Triangle in a hexagon in a dodecagon
So, to draw these, you'll need a ruler, pencil, paper and a template with radial lines evenly marked. The more radial lines you have, the more lines and finer the design will be. The image above was done with lines that were 5 degrees apart. My instructions show lines 10 degrees apart. (Really, you can skip the math parts if you just want to get to drawing)
This template will do designs that have 3,4, 6, 8 and 12 sides because it has 36 radial lines and 36 is divisible by all those numbers.
So, showing using a triangle. 36/3= 12, so your initial triangle will be marked starting at the ball tips with 11 tips between angles.
Now you start doing the nested rotations. Start the next triangle one point removed from the initial points. Each triangles points are where the lines of the template and the preceding triangle intersect.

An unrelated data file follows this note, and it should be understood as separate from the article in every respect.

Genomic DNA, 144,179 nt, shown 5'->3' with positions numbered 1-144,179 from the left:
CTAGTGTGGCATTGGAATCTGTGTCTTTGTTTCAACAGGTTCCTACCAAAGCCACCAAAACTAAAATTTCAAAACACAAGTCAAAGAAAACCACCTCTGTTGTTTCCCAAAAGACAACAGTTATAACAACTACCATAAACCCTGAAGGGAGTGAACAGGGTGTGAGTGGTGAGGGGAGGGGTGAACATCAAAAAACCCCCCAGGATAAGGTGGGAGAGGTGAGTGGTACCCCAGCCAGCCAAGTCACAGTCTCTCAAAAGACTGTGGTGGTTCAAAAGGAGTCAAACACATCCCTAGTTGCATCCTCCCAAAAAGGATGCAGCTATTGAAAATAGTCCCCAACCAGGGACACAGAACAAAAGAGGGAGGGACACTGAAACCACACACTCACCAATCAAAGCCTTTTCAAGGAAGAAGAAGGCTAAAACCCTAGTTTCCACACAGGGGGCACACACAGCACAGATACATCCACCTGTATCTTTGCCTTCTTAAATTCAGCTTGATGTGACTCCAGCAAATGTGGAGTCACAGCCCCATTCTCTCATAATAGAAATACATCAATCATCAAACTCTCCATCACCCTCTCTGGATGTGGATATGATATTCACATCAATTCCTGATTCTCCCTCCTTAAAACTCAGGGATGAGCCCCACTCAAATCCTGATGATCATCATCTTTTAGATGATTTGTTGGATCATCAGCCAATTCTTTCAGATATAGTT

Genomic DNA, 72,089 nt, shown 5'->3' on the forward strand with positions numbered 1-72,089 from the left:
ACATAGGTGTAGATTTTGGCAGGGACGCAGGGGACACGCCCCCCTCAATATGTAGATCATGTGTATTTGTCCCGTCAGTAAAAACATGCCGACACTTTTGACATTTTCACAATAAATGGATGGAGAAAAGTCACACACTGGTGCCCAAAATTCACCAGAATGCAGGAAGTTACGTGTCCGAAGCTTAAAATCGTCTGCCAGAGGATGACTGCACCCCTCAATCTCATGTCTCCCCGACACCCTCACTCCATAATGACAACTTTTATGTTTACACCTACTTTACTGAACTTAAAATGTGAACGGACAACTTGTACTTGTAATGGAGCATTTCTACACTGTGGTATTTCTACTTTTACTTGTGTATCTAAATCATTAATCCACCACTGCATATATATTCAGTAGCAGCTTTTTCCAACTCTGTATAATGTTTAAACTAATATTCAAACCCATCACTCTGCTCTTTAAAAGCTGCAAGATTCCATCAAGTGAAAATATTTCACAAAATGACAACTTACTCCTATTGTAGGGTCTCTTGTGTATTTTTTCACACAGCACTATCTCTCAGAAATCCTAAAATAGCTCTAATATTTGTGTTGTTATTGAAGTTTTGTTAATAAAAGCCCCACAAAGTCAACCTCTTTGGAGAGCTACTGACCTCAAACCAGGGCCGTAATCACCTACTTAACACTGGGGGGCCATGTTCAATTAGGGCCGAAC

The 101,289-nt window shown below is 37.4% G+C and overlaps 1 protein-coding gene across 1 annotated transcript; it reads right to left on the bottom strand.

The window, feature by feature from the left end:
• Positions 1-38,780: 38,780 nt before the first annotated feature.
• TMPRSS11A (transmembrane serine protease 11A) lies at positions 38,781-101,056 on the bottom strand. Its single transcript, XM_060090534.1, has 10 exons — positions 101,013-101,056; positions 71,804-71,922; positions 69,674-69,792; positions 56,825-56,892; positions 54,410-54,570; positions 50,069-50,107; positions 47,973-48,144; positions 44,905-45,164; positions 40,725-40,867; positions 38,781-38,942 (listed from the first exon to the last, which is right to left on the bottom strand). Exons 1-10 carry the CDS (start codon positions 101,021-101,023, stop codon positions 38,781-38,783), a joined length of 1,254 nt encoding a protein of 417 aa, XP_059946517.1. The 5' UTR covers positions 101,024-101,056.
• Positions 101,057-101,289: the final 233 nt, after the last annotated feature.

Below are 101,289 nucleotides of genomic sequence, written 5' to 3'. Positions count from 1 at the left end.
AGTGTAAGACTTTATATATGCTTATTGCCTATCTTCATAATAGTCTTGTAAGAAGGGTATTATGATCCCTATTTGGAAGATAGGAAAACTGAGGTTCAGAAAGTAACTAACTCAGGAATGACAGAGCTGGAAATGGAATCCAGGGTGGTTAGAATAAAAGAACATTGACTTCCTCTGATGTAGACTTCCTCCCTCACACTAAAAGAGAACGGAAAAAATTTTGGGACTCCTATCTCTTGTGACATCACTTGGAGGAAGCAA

Repeat, repeat, repeat until you have enough iterations you are happy with the design!
The real problem with the above template for squares is that for a square, it will be a bit small unless you put it at a 45 degree angle. Here's a template specifically for squares.
A few whirls just to color or use for embroidery patterns.
Here's the template for the one at the top with 72 radial lines.
And all the templates in black and white so you can use them behind a sheet of paper that's transparent enough to use to trace.
I hope you enjoy this. It's a lot of fun and a bit addictive. More open designs would probably make very nice "strings" for Zentangles as well.